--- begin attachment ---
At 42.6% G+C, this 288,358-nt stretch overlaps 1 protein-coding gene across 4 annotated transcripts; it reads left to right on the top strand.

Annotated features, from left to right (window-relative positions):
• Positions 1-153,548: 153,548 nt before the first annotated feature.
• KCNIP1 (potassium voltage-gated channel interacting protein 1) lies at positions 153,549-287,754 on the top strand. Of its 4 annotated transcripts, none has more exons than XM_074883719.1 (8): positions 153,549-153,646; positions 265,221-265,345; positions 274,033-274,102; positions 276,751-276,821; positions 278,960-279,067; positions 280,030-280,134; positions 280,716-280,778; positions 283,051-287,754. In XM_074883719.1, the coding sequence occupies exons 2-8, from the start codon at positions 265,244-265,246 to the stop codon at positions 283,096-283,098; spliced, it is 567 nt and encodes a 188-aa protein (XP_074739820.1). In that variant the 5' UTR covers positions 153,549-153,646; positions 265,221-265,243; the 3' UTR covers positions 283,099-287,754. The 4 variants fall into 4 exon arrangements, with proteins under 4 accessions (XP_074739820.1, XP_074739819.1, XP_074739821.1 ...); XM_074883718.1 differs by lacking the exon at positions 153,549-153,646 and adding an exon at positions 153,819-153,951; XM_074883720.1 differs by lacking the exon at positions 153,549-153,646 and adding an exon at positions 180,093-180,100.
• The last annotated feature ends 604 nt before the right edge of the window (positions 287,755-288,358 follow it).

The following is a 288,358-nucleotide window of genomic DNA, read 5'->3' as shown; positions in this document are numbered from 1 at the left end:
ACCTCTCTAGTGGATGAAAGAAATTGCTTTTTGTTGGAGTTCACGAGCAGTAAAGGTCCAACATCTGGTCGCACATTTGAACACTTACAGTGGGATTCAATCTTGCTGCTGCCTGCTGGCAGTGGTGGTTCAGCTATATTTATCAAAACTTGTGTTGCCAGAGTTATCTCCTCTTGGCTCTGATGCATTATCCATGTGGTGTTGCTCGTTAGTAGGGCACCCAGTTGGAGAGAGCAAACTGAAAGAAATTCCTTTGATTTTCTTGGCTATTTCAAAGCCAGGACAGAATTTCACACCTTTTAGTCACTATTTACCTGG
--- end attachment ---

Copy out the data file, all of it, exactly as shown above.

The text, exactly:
At 42.6% G+C, this 288,358-nt stretch overlaps 1 protein-coding gene across 4 annotated transcripts; it reads left to right on the top strand.

Annotated features, from left to right (window-relative positions):
• Positions 1-153,548: 153,548 nt before the first annotated feature.
• KCNIP1 (potassium voltage-gated channel interacting protein 1) lies at positions 153,549-287,754 on the top strand. Of its 4 annotated transcripts, none has more exons than XM_074883719.1 (8): positions 153,549-153,646; positions 265,221-265,345; positions 274,033-274,102; positions 276,751-276,821; positions 278,960-279,067; positions 280,030-280,134; positions 280,716-280,778; positions 283,051-287,754. In XM_074883719.1, the coding sequence occupies exons 2-8, from the start codon at positions 265,244-265,246 to the stop codon at positions 283,096-283,098; spliced, it is 567 nt and encodes a 188-aa protein (XP_074739820.1). In that variant the 5' UTR covers positions 153,549-153,646; positions 265,221-265,243; the 3' UTR covers positions 283,099-287,754. The 4 variants fall into 4 exon arrangements, with proteins under 4 accessions (XP_074739820.1, XP_074739819.1, XP_074739821.1 ...); XM_074883718.1 differs by lacking the exon at positions 153,549-153,646 and adding an exon at positions 153,819-153,951; XM_074883720.1 differs by lacking the exon at positions 153,549-153,646 and adding an exon at positions 180,093-180,100.
• The last annotated feature ends 604 nt before the right edge of the window (positions 287,755-288,358 follow it).

The following is a 288,358-nucleotide window of genomic DNA, read 5'->3' as shown; positions in this document are numbered from 1 at the left end:
ACCTCTCTAGTGGATGAAAGAAATTGCTTTTTGTTGGAGTTCACGAGCAGTAAAGGTCCAACATCTGGTCGCACATTTGAACACTTACAGTGGGATTCAATCTTGCTGCTGCCTGCTGGCAGTGGTGGTTCAGCTATATTTATCAAAACTTGTGTTGCCAGAGTTATCTCCTCTTGGCTCTGATGCATTATCCATGTGGTGTTGCTCGTTAGTAGGGCACCCAGTTGGAGAGAGCAAACTGAAAGAAATTCCTTTGATTTTCTTGGCTATTTCAAAGCCAGGACAGAATTTCACACCTTTTAGTCACTATTTACCTGG